LONDON, Feb 24 (Reuters) - Europe’s stocks benchmark fell more than 1 percent on Friday while German and French indexes slid by their most in nearly 5 months as jitters in the bond markets over political risk looked to have spilled over into equities.
Futures on the European bluechips index fell 1.4 percent with traders pointing to a bout of selling in the afternoon session as a reason that exacerbated earlier weakness in stock markets.
Banks and commodity-related sectors led losses across Europe following a slump in metals prices overnight, subdued forecasts from the likes of BASF and weak results from Standard Chartered and Royal Bank of Scotland.
The STOXX 600 was down 1.2 percent in afternoon trading and was poised for its third straight session of losses.
“Political uncertainty is the only explanation. The French-German government bond spread is widening,” an equity sales trader at a European bank said.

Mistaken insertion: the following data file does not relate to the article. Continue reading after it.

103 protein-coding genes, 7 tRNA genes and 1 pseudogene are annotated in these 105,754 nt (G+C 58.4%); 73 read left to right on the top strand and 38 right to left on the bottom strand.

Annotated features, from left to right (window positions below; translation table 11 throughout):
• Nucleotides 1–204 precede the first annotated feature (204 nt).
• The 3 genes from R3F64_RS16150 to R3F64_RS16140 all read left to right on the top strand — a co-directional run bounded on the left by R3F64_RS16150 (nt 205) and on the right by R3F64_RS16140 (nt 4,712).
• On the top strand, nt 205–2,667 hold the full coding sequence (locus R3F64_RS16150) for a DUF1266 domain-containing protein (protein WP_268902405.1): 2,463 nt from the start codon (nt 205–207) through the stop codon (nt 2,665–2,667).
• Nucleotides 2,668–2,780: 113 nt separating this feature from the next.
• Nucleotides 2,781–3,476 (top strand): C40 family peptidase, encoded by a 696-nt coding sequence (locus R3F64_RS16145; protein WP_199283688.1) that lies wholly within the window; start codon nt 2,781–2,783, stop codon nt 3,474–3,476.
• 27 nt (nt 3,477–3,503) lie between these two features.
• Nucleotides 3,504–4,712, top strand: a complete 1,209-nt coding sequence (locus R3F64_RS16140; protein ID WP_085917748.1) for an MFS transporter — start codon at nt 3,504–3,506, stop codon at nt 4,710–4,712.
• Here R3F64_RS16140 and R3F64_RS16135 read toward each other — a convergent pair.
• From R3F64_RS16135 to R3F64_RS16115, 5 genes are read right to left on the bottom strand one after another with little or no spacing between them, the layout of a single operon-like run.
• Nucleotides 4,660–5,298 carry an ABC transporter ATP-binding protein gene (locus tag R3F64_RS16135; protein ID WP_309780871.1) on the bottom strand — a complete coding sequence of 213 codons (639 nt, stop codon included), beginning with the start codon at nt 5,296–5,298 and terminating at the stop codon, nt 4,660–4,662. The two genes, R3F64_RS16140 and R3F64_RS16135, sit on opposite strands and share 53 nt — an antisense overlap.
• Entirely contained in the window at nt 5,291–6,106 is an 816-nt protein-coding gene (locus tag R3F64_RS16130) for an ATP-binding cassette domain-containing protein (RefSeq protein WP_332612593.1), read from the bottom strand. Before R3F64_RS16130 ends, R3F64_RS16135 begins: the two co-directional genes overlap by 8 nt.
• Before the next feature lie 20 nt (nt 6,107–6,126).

European banks, the sector most sensitive to bond spreads, fell more than 2 percent while the basic resources slid more than 3 percent.
Both sectors have been among the biggest beneficiaries of the “reflation rally” that has lifted world stocks to record highs and which has favoured shares of companies more geared to growth and inflation.
Meanwhile, UBS warned on Friday that French stocks appeared “too relaxed” given the impact that uncertainty around the election has had on government bonds.
“(French equities) rode the cyclical rally in H2-16 and turned a blind eye to the jump in the OAT spread,” said strategists at UBS in a note, referring to the extra return demanded by investors to hold French rather than German debt. (Reporting by Helen Reid, Editing by Vikram Subhedar)